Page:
Title: Agricultural field notes
Full Citation
Permanent Link: http://ufdc.ufl.edu/UF00086632/00085
 Material Information
Title: Agricultural field notes
Physical Description: v. : ; 28 cm.
Language: English
Creator: Atlantic Coast Line Railroad Company -- Agricultural Department
Publisher: Agricultural Dept., Atlantic Coast Line Railroad Co.,
Agricultural Dept., Atlantic Coast Line Railroad Co.
Place of Publication: Jacksonville Fla
Publication Date: July 15, 1945
Frequency: monthly[aug. 1947-]
biweekly[ former nov. 1941-july 1947]
Subject: Agriculture -- Periodicals -- Florida   ( lcsh )
Agriculture -- Periodicals -- Southern States   ( lcsh )
Genre: periodical   ( marcgt )
Dates or Sequential Designation: 1 (Nov. 15, 1941)-
Dates or Sequential Designation: Ceased in 1948?
Numbering Peculiarities: Volume enumeration begins with: Vol. 2, no. 9 (May 1, 1943).
 Record Information
Bibliographic ID: UF00086632
Volume ID: VID00085
Source Institution: University of Florida
Holding Location: University of Florida
Rights Management: All rights reserved by the source institution and holding location.
Resource Identifier: oclc - 45625504
alephbibnum - 002665095
lccn - sn 00229155

Full Text

(9 Agricultural Department EN T $tRI
At4.,A JJaoksonville, Forida / A ,,

ED B. O'Kelley J. M edy 46
I General Agricultural Agent Agrii

V ol, TV No. 14 July 1 94 14


JACKSONVILLE, FLA. With the introduction of hybrid sweet corns of
high quality and productivity an active interest has been aroused among growers
in several localities in making larger plantings of sweet corn for the market.
Golden Gross Bantam was one of the first sweet corn hybrids developed and is
still a favorite with many growers, especially for the more fertile soils. The
past season many growers who planted loana, a hybrid of high quality developed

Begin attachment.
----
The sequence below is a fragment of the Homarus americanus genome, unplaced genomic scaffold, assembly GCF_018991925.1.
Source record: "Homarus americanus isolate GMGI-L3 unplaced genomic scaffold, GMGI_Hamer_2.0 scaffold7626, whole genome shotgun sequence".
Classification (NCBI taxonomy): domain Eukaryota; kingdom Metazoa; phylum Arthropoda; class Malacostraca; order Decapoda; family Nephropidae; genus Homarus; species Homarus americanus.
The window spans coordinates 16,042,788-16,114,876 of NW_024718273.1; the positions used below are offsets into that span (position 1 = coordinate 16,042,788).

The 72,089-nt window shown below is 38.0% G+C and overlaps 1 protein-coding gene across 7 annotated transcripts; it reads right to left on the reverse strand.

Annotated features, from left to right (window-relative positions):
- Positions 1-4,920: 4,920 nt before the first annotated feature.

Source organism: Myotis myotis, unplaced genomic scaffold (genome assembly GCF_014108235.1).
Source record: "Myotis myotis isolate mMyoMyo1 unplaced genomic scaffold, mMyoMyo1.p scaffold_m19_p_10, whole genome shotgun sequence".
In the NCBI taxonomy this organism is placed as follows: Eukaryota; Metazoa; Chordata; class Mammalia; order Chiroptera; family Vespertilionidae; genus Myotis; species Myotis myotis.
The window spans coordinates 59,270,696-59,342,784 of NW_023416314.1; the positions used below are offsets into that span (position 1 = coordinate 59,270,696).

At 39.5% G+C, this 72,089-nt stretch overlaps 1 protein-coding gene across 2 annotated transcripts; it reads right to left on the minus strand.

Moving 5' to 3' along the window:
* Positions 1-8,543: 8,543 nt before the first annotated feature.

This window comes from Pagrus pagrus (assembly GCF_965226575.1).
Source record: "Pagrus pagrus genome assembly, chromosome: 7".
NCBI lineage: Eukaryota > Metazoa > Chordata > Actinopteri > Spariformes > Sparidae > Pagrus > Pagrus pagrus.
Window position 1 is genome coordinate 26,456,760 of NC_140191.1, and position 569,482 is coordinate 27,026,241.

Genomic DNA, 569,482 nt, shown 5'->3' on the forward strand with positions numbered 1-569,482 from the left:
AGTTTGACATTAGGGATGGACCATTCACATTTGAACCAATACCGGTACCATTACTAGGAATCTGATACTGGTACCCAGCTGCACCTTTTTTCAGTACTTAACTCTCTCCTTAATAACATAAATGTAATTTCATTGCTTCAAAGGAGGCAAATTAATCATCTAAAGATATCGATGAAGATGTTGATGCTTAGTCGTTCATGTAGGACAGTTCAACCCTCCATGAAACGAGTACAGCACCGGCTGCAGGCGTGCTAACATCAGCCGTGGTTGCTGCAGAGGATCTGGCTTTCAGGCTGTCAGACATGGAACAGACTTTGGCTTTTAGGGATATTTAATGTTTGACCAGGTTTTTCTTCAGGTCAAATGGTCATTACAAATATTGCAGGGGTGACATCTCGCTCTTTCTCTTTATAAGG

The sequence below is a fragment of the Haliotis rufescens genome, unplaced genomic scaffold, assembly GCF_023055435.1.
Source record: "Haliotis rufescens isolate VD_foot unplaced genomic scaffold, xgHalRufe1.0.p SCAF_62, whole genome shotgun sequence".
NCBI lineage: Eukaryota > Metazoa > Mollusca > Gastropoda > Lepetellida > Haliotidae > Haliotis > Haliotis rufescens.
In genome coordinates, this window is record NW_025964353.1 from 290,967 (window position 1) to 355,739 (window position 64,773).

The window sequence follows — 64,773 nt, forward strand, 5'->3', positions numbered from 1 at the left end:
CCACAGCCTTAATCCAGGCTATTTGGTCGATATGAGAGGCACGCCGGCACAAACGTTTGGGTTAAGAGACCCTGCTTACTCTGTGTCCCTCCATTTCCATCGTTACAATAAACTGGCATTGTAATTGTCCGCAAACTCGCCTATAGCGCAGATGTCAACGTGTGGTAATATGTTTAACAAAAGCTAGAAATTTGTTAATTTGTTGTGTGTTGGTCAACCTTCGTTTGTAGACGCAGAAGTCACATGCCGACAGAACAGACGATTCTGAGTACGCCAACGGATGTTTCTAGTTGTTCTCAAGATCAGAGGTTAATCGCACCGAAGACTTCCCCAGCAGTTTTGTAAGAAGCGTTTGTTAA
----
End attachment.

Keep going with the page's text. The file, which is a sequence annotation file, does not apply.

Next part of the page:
at Iowa State College, obtained quite satisfactory yields, and are planning to
grew this variety largely another season. Other hybrids that may prove super-
ior to Golden Gross Bantam and loana are under test, but at the present time
these varieties seem to be most popular with growers.
A big problem in growing sweet corn for the market has been control
of the corn earworm. Corn earworm moths usually lay their eggs on the fresh
silks, so that the tiny worms appear in the fresh silks and then burrow down
through the silk mass to the kernels on which they feed. Research workers with
the Government have found that a little highly refined mineral oil in which is
incorporated 2 per cent by volume of dichloroethyl ether, injected into the
silks at the tips of the ears, will prevent the worm from entering the ears,
or kill them in the silks before they get to the kernels. The infeitisap Wust
be delayed at least 3 days after the first appearance of the silks .in order to
allow pollination to occur. To avoid injury to the kernels at the tips the
dose per ear must be limited to about 3/4 cubic centimeter. The oil is applied
by the use of self-measuring, hand-force oilers.
Some of the new hybrid sweet corns show unusual infofmity in reach-
ing the silking stage, which Lakes one application sufficient in most commer-
cial plantings. Experts who worked out the details of this method of earworm
control say that with the use of a suitable applicator about two gallons of oil
are required to treat an aere, and that an acre of average sweet corn can'be
t created by a man in about six hours. They report that under usual field con-
Sditions, when plants are not adversely affected by drought, the oil-dichlore-
ethyl ether treatment will protect 75 to 85 per cent of the ears.

President Truman has proclaimed July 22 to 28 as National Farm
Safety week and has urged all to cooperate in a concerted movement to reduce
farm accidents.

M00I HAVeB, FLA, The constructive work of F. D. Yaun, Gousty Agent,
in placing several hundred dairy type heifer calves with Glades County 4-H Glub
members and farmers during the past several years, has established the founda-
tion for a somercial dairy industry in this section. Recently a group inter-